> There are IN FACT bulk sequences of primes up to 19 digits in length

To quote from the definitive web resource on prime numbers:

> at the MegaNumberS web site.

http://www.utm.edu/research/primes/notes/faq/LongestList.html

"The problem with answering this question is small primes are too

easy to find. The can be found far faster than they can be read from

a hard disk, so no one bothers to keep long lists (say past 10^9).

Long lists just waste storage, and on the Internet, they just waste

bandwidth."

This quote applies whether you're talking about 15 digit primes or

19 digit primes (yes, 19 digit primes are small); in either case, any

decent prime generation program will generate these numbers faster than

you can ship them across the network.

Also, if Chris Harrison has any intention of these lists of primes

ever being used for any real purpose, a few suggestions:

(1) Be consistent in your data format. You have plain text files,

StuffIt files, and ZIP files -- the one ZIP file I downloaded

had an RTF text file inside. Nobody is going to write an RTF

parser to pull ASCII numbers from a data file.

Use a binary encoding; you'll get better (much better)

compression than any generalized compressor like ZIP or StuffIt.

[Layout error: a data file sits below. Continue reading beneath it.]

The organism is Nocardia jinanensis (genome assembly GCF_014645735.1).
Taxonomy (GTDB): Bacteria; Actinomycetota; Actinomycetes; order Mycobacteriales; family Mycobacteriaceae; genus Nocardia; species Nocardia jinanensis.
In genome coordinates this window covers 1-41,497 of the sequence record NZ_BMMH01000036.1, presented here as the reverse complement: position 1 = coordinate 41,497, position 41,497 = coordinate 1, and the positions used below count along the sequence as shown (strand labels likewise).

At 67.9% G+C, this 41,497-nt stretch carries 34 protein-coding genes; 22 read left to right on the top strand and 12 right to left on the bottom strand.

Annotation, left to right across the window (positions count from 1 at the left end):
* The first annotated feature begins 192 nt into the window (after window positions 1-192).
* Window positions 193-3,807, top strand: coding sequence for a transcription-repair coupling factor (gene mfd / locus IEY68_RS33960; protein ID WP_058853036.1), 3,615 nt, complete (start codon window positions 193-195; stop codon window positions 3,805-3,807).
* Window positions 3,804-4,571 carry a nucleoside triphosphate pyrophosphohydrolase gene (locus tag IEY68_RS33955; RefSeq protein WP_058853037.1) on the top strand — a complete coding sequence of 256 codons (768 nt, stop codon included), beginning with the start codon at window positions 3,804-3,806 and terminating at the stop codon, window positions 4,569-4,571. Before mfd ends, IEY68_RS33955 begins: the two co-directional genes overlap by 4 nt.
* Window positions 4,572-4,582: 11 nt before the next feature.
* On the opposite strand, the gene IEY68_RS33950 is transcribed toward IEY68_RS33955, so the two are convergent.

Make it a simple one, such as encoding the gaps between primes

into individual bytes. Document the format and provide source

code for a sample decoder.

(2) Go much bigger than 19 digit primes -- start with 100 digit

primes.

(3) The best option of all -- provide the program which generates

these lists (source code please).- A carefully constructed dump of a sieve will beat most run-length compression schemes, even with huffman (or other entropy) compresion.

For broad ranges, I'd use a 480/2310 comb to the sieve.

For small ranges (a million primes) a 8/30 comb is fine.

With the right code, I guestimate that generating primes should be faster than reading them off disk still, but it's not by a huge margin. Race Dan Bernstein's Primegen and Eratspeed against your hard disk for primes up to a billion if you don't believe me. (there are links on the primepages)

However, my current sieving job is generating 17 digit numbers, and I store the deltas, which average around 7-8 digits. This gives me roughly 2:1 compression. I then BZIP2 them, which gives an almost exact log(10)/log(256) ratio, as the numbers are essentially unpredictable. Even then, I think I could fill a CD in a month.

Twins fall into this latter catagory, and their density means that hard disk storage is worthwhile.

Phil

Mathematics should not have to involve martyrdom;

Support Eric Weisstein, see http://mathworld.wolfram.com

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